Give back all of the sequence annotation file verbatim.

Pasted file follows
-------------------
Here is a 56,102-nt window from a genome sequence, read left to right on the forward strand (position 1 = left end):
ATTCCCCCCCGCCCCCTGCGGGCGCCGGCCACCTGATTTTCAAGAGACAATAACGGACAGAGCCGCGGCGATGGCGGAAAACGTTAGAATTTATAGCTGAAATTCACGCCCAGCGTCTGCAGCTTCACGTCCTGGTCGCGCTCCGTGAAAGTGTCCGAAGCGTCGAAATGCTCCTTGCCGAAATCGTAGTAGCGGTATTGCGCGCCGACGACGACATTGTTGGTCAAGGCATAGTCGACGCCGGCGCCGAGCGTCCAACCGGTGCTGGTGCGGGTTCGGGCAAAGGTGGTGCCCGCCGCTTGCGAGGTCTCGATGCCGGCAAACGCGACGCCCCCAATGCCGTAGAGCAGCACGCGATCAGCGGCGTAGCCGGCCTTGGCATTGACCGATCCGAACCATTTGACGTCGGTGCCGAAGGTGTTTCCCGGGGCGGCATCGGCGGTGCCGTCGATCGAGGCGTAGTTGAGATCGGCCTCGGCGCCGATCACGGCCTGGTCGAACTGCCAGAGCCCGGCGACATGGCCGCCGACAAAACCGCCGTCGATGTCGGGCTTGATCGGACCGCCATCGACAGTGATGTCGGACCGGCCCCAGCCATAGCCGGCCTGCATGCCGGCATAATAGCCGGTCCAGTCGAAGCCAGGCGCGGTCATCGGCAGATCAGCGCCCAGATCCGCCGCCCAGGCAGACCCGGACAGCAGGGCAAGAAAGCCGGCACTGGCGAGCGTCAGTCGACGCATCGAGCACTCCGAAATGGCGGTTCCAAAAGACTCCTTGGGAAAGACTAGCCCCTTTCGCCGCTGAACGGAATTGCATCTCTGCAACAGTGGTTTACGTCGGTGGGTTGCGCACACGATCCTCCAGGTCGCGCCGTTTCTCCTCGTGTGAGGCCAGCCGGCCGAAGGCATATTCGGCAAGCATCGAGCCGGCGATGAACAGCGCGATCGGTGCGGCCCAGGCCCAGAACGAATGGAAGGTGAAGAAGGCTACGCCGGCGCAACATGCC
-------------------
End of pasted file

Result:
Here is a 56,102-nt window from a genome sequence, read left to right on the forward strand (position 1 = left end):
ATTCCCCCCCGCCCCCTGCGGGCGCCGGCCACCTGATTTTCAAGAGACAATAACGGACAGAGCCGCGGCGATGGCGGAAAACGTTAGAATTTATAGCTGAAATTCACGCCCAGCGTCTGCAGCTTCACGTCCTGGTCGCGCTCCGTGAAAGTGTCCGAAGCGTCGAAATGCTCCTTGCCGAAATCGTAGTAGCGGTATTGCGCGCCGACGACGACATTGTTGGTCAAGGCATAGTCGACGCCGGCGCCGAGCGTCCAACCGGTGCTGGTGCGGGTTCGGGCAAAGGTGGTGCCCGCCGCTTGCGAGGTCTCGATGCCGGCAAACGCGACGCCCCCAATGCCGTAGAGCAGCACGCGATCAGCGGCGTAGCCGGCCTTGGCATTGACCGATCCGAACCATTTGACGTCGGTGCCGAAGGTGTTTCCCGGGGCGGCATCGGCGGTGCCGTCGATCGAGGCGTAGTTGAGATCGGCCTCGGCGCCGATCACGGCCTGGTCGAACTGCCAGAGCCCGGCGACATGGCCGCCGACAAAACCGCCGTCGATGTCGGGCTTGATCGGACCGCCATCGACAGTGATGTCGGACCGGCCCCAGCCATAGCCGGCCTGCATGCCGGCATAATAGCCGGTCCAGTCGAAGCCAGGCGCGGTCATCGGCAGATCAGCGCCCAGATCCGCCGCCCAGGCAGACCCGGACAGCAGGGCAAGAAAGCCGGCACTGGCGAGCGTCAGTCGACGCATCGAGCACTCCGAAATGGCGGTTCCAAAAGACTCCTTGGGAAAGACTAGCCCCTTTCGCCGCTGAACGGAATTGCATCTCTGCAACAGTGGTTTACGTCGGTGGGTTGCGCACACGATCCTCCAGGTCGCGCCGTTTCTCCTCGTGTGAGGCCAGCCGGCCGAAGGCATATTCGGCAAGCATCGAGCCGGCGATGAACAGCGCGATCGGTGCGGCCCAGGCCCAGAACGAATGGAAGGTGAAGAAGGCTACGCCGGCGCAACATGCC